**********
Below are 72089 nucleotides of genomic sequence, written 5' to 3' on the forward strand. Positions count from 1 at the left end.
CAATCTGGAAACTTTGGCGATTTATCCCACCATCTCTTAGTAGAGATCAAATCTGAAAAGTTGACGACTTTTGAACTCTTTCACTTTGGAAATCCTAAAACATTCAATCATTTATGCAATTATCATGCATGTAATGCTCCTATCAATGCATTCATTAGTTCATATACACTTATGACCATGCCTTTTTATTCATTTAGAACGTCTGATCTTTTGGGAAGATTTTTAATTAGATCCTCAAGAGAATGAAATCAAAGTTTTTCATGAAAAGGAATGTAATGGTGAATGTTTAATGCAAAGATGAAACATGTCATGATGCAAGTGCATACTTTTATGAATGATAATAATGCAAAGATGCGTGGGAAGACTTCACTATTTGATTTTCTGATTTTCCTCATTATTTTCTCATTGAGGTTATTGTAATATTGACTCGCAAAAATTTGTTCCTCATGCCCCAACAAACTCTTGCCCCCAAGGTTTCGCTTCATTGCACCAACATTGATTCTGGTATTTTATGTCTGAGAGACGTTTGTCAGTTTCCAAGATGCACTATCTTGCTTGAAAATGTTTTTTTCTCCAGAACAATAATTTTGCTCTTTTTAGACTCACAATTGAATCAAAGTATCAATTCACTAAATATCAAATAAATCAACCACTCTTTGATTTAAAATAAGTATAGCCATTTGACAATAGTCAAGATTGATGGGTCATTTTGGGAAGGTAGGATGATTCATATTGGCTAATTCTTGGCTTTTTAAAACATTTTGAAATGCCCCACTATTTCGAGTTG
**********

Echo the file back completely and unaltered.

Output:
Below are 72089 nucleotides of genomic sequence, written 5' to 3' on the forward strand. Positions count from 1 at the left end.
CAATCTGGAAACTTTGGCGATTTATCCCACCATCTCTTAGTAGAGATCAAATCTGAAAAGTTGACGACTTTTGAACTCTTTCACTTTGGAAATCCTAAAACATTCAATCATTTATGCAATTATCATGCATGTAATGCTCCTATCAATGCATTCATTAGTTCATATACACTTATGACCATGCCTTTTTATTCATTTAGAACGTCTGATCTTTTGGGAAGATTTTTAATTAGATCCTCAAGAGAATGAAATCAAAGTTTTTCATGAAAAGGAATGTAATGGTGAATGTTTAATGCAAAGATGAAACATGTCATGATGCAAGTGCATACTTTTATGAATGATAATAATGCAAAGATGCGTGGGAAGACTTCACTATTTGATTTTCTGATTTTCCTCATTATTTTCTCATTGAGGTTATTGTAATATTGACTCGCAAAAATTTGTTCCTCATGCCCCAACAAACTCTTGCCCCCAAGGTTTCGCTTCATTGCACCAACATTGATTCTGGTATTTTATGTCTGAGAGACGTTTGTCAGTTTCCAAGATGCACTATCTTGCTTGAAAATGTTTTTTTCTCCAGAACAATAATTTTGCTCTTTTTAGACTCACAATTGAATCAAAGTATCAATTCACTAAATATCAAATAAATCAACCACTCTTTGATTTAAAATAAGTATAGCCATTTGACAATAGTCAAGATTGATGGGTCATTTTGGGAAGGTAGGATGATTCATATTGGCTAATTCTTGGCTTTTTAAAACATTTTGAAATGCCCCACTATTTCGAGTTG